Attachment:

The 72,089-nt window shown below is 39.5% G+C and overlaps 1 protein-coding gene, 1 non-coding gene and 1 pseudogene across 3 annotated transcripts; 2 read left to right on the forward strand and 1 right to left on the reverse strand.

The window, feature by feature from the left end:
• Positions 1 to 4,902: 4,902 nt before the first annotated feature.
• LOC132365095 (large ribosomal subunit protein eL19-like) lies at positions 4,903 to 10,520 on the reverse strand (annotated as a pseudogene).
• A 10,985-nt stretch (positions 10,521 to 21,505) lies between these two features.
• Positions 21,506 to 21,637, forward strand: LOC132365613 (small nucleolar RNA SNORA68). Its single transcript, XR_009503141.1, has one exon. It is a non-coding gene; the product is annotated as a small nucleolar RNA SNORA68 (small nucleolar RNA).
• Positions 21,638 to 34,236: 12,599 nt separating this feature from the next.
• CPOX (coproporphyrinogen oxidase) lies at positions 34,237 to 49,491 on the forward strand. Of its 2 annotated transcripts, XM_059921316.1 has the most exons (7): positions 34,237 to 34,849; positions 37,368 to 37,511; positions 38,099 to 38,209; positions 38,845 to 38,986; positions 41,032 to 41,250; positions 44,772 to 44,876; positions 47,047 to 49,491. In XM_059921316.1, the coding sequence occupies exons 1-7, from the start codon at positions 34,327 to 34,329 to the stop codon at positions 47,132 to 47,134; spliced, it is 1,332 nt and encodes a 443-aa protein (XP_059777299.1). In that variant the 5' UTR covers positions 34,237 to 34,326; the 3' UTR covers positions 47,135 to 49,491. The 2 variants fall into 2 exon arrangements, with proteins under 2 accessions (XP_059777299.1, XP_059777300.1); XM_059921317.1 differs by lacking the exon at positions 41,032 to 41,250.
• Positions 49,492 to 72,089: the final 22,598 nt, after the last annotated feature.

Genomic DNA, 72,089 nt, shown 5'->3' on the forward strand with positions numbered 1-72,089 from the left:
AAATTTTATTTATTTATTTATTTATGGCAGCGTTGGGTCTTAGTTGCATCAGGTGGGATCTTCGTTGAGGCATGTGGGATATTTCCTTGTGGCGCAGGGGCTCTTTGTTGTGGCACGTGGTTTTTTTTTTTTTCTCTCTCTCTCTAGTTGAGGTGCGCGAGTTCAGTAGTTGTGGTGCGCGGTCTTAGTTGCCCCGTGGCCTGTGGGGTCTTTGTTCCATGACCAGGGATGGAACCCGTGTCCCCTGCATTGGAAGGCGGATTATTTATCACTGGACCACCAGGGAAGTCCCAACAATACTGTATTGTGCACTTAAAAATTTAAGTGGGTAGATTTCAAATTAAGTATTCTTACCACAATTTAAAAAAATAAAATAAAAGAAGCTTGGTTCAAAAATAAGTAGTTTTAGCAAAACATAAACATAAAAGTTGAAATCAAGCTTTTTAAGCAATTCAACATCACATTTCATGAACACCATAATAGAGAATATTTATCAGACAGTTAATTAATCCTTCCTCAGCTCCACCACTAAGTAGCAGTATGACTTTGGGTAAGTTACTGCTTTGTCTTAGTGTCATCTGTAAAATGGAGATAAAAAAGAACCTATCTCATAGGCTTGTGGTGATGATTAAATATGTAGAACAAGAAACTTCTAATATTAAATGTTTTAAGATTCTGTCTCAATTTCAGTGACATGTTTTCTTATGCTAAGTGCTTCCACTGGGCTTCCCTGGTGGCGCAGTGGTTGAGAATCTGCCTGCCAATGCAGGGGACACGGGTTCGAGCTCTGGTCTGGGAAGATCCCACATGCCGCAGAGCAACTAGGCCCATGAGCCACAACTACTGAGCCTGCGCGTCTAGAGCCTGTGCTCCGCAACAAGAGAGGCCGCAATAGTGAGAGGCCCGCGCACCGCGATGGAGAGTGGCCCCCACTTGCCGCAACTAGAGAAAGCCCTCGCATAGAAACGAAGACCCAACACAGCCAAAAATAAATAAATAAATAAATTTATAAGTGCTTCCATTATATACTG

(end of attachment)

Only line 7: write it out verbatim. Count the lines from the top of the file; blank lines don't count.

• Positions 21,638 to 34,236: 12,599 nt separating this feature from the next.